As the costs of creating and sharing information have plummeted, some scholars question the continued utility of copyright protection, which imposes artificial scarcity so that authors can recoup creation and dissemination costs. Scholars have ignored, however, that when information is abundant, attention becomes a scarce resource. Superabundant information can overtax consumer attention.
Reducing copyright protection in this new environment may worsen the costs of attention scarcity on consumers of creative expression. Firms often compete for attention by free riding on the public interest generated by copyrighted works. If copyright protection is narrowed, new entrants have reduced motivation to create works that are clearly distinguishable from existing works. Indeed, a new entrant is more likely to create a close substitute for an existing work already available to consumers than to spend the time necessary to create a distinctly original contribution. Thus, new works are more likely to be wastefully duplicative of available content.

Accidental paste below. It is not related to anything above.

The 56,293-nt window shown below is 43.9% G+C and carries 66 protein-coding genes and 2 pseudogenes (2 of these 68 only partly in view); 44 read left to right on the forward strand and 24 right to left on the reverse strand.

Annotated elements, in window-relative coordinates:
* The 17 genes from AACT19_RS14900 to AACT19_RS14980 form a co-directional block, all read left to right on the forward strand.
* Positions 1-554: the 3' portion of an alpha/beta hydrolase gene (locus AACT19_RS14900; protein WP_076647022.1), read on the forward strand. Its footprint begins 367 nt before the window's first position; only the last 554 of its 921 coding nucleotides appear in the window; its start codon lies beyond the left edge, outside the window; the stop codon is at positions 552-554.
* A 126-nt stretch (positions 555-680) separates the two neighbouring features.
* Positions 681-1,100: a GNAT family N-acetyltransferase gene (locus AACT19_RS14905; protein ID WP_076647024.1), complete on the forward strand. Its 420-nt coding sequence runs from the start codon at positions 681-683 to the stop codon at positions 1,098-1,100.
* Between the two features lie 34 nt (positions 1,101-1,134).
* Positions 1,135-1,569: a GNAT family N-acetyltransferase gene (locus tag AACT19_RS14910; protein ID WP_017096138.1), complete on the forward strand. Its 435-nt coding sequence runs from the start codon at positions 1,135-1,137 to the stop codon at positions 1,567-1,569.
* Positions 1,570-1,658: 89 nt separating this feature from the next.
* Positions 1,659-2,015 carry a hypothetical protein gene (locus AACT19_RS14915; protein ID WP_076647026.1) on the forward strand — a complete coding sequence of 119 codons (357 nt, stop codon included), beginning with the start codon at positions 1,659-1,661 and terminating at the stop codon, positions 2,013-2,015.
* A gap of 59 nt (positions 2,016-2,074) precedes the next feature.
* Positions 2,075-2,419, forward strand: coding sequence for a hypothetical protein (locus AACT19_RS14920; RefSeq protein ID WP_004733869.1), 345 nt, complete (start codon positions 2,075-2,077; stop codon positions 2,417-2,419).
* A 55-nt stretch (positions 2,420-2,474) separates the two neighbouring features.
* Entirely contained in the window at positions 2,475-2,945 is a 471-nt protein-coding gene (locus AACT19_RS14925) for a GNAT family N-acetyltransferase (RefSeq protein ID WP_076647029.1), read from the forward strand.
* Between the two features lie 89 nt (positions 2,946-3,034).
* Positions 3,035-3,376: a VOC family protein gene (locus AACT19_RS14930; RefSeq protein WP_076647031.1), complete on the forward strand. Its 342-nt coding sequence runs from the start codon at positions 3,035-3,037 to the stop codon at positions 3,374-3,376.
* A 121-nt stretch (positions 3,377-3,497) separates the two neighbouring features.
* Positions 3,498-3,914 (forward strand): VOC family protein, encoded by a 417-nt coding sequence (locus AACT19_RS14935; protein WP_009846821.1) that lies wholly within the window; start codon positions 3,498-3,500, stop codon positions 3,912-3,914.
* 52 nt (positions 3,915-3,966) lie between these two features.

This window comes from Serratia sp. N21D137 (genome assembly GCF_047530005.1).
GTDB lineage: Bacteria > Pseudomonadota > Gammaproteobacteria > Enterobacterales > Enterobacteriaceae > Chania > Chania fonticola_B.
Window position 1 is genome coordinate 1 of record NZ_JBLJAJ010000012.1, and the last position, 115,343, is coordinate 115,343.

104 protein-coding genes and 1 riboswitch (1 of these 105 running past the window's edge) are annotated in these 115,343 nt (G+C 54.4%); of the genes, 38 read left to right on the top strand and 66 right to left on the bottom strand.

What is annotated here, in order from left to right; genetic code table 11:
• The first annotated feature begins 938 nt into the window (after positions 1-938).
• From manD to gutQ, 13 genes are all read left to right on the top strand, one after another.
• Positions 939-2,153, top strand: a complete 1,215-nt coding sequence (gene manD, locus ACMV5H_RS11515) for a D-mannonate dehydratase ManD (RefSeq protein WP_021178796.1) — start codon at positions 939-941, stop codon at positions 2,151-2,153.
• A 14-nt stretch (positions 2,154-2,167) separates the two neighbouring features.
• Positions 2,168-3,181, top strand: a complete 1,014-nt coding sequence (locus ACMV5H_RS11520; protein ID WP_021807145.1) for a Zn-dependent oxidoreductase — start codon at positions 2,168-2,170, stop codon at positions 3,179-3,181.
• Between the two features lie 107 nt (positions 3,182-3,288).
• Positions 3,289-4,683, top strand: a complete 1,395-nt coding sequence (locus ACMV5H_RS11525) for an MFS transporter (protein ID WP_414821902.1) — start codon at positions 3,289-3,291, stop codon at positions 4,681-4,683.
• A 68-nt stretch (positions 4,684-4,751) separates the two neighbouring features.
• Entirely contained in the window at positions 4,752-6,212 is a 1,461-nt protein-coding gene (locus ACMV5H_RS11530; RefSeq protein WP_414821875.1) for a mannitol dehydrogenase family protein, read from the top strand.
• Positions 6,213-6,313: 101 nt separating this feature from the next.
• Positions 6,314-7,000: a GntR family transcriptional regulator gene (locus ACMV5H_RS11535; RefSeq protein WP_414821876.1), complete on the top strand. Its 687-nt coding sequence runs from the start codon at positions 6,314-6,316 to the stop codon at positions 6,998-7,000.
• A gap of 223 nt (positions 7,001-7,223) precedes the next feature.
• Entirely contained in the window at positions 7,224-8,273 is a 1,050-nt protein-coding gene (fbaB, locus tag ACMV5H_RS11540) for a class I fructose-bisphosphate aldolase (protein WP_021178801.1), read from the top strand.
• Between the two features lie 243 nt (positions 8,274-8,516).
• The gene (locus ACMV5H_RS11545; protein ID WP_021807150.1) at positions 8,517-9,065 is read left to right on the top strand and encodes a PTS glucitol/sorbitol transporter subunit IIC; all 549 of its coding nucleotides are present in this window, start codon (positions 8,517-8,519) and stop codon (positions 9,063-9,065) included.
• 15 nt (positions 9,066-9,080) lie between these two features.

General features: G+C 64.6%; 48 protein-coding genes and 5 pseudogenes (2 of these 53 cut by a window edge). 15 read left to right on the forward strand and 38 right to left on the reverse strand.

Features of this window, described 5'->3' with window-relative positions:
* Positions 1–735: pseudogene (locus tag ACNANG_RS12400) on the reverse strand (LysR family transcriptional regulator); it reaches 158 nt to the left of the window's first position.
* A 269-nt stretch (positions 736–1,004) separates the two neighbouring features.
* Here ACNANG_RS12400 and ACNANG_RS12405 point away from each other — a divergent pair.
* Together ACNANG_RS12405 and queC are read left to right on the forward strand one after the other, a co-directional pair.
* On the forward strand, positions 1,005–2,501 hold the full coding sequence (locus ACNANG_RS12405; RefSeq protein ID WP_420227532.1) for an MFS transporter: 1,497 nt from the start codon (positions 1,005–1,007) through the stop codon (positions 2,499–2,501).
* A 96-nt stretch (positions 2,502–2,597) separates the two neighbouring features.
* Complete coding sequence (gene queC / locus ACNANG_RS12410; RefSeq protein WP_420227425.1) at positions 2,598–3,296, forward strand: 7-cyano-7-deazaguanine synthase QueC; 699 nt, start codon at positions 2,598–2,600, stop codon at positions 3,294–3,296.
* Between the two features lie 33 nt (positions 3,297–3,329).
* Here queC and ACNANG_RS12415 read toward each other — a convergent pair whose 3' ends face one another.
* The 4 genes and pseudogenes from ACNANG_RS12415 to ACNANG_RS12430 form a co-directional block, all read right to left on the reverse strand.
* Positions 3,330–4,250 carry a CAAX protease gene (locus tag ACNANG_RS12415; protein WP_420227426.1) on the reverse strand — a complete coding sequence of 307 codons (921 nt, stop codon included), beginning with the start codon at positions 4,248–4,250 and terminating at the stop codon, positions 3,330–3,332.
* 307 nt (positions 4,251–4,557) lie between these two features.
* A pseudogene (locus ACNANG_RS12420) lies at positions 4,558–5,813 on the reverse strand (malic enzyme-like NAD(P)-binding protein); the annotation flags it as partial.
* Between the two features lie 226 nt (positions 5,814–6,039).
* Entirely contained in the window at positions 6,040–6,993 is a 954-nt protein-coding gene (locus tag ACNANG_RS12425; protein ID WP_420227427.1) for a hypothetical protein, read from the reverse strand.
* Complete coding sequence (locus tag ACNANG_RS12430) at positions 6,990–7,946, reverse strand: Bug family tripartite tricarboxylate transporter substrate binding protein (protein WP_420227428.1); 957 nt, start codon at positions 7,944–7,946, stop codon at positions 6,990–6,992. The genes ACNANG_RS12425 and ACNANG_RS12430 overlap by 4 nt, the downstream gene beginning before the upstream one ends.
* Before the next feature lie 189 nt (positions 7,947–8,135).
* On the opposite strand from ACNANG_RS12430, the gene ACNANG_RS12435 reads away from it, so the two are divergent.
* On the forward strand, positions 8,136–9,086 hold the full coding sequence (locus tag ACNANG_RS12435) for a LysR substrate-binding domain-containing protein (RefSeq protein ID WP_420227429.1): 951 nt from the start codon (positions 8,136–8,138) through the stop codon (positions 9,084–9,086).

Calls to diminish copyright protection in response to falling costs of creation and dissemination often target the derivative right as the first mechanism to weaken or excise. But preserving copyright protections – especially the derivative right – may have unexpected benefits for consumers, including keeping attention costs in check. The effort required to create around copyright constrains entry. Compared to entry under weaker copyright protection, new entrants are likely to offer works that are less redundant, and therefore both more valuable to consumers and less likely to distract or divert attention in ways that impose undue costs on consumers. Legislators and judge may wish to exercise caution before sacrificing the attention-assisting aspects of copyright protection based solely on the intuition that creators could survive with weaker incentives.
Linford, Jake, Copyright and Attention Scarcity (March 5, 2020). Cardozo Law Review, 2020.